Must Reads: Why the U.S. Economy Hit the Brakes in 2014
Every a.m., Mediaite publishes a primer of what the interweb machine is writing, talking, tweeting, and blogging about, so that you may fool friends and family into thinking you are a trove of information and insight. Today: the slowdown in the U.S. economy; the polls are all over the place; two court decisions are good news for voting rights advocates and the EPA; and more.
“Why Growth Slowed to a Halt at the Start of the Year” (Neil Irwin, The Upshot)
Business investment, meanwhile, contributed quite a lot to growth from 2011 to 2013, as companies increased their investments. Companies have been adding buildings, buying new equipment and acquiring new software packages strongly enough that such investment contributed 0.84 percentage points to growth in 2011, almost precisely the same in 2012.The contribution shifted down to a third of a percentage point in 2013.
In the first quarter of 2014, however, the corporate sector was a net negative for the economy, with investment in structures, equipment and intellectual property falling at a 2.1 percent annual rate, enough to subtract a quarter percentage point from overall G.D.P. That was surely in part caused by the harsh winter weather, but the basic trend is real: American business, once a major driver of the expansion, no longer is.
“Midterm Outlook for Democrats is Better, But Far From Good” (Chuck Todd, Mark Murray, and Carrie Dann, NBC News)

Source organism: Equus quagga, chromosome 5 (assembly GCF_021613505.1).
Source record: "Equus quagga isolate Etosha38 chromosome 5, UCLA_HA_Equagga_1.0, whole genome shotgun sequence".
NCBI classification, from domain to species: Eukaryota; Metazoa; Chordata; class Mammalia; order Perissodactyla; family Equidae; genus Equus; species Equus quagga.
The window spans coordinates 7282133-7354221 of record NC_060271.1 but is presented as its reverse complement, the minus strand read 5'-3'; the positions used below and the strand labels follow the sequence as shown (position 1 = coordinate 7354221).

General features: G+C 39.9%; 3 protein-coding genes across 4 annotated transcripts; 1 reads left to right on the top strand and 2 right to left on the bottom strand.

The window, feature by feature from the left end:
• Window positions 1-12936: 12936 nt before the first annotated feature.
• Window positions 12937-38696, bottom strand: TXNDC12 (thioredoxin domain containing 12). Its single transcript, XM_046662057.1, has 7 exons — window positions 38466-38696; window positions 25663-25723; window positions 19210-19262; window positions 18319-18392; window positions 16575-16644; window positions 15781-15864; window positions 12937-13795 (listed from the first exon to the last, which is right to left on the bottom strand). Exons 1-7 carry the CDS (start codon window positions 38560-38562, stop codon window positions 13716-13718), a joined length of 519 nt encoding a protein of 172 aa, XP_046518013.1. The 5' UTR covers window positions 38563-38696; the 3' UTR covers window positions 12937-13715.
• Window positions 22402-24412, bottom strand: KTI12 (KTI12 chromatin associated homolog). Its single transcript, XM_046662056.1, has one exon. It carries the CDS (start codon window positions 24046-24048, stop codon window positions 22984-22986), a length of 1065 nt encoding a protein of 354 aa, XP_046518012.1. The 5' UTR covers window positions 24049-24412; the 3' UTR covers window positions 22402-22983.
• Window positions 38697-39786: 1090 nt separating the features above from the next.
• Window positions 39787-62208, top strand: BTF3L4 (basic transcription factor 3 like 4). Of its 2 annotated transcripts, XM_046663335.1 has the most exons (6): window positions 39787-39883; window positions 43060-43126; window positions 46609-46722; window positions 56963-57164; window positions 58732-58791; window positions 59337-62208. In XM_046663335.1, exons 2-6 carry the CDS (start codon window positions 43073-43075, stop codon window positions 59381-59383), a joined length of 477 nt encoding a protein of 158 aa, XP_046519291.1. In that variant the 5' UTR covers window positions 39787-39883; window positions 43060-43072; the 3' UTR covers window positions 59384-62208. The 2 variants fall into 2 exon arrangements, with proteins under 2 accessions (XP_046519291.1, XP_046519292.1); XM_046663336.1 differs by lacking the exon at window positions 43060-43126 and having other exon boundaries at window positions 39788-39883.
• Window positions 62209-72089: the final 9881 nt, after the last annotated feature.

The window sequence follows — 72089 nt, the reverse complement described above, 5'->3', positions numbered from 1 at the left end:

Meanwhile, polls continue to be inconclusive on Obama, Obamacare, and the rest. Yesterday’s WaPo/ABC News poll was a big chunk of bad news for the President Barack Obama, but today’s WSJ/NBC News poll finds his favorability rating above water for the first time in a while, and his approval slowly trending up. This is closer to the Kaiser/NYT poll from last week, and a good reminder to read polls in aggregate.
“Federal Court Strikes Down Discriminatory Wisconsin Voter ID Law” (Ari Berman, The Nation)
Ari Berman, who’s literally writing the book on Voter ID laws, on the significance of the federal court’s invalidation of Wisconsin’s version as part of a larger judicial trend against the laws:
Wisconsin is the fifth state where voter ID laws have been invalidated in court. “These laws, when they get seriously tested, don’t survive in court,” says Ho. The Supreme Court upheld Indiana’s voter ID law in 2008, but since then legal and public skepticism of voter ID laws and related restrictions has increased considerably.
“Supreme Court’s Air Pollution Ruling Goes Against Texas” (Neena Satija, Texas Tribune)
SCOTUS’ ruling in favor of the EPA yesterday is a big deal:
Tuesday’s Supreme Court ruling means that Texas and 26 other “upwind” states in the South, Midwest and Appalachia will have to reduce some of their emissions that contribute to air pollution in East Coast states like New York. Coal plants are among those likely be the most affected, particularly as they are already dealing with new limits on their carbon dioxide emissions.
“As His Tenure Winds Down, Obama Turns Focus to Executive Branch” (John Harwood, New York Times)
How Obama intends to use John Podesta, Jack Lew, and Sylvia Burwell to effect his second-term agenda, which could rely on vast executive authority: “For the remainder of President Obama’s term, what matters most to his success is what Washington watches least: competent governmental management.”
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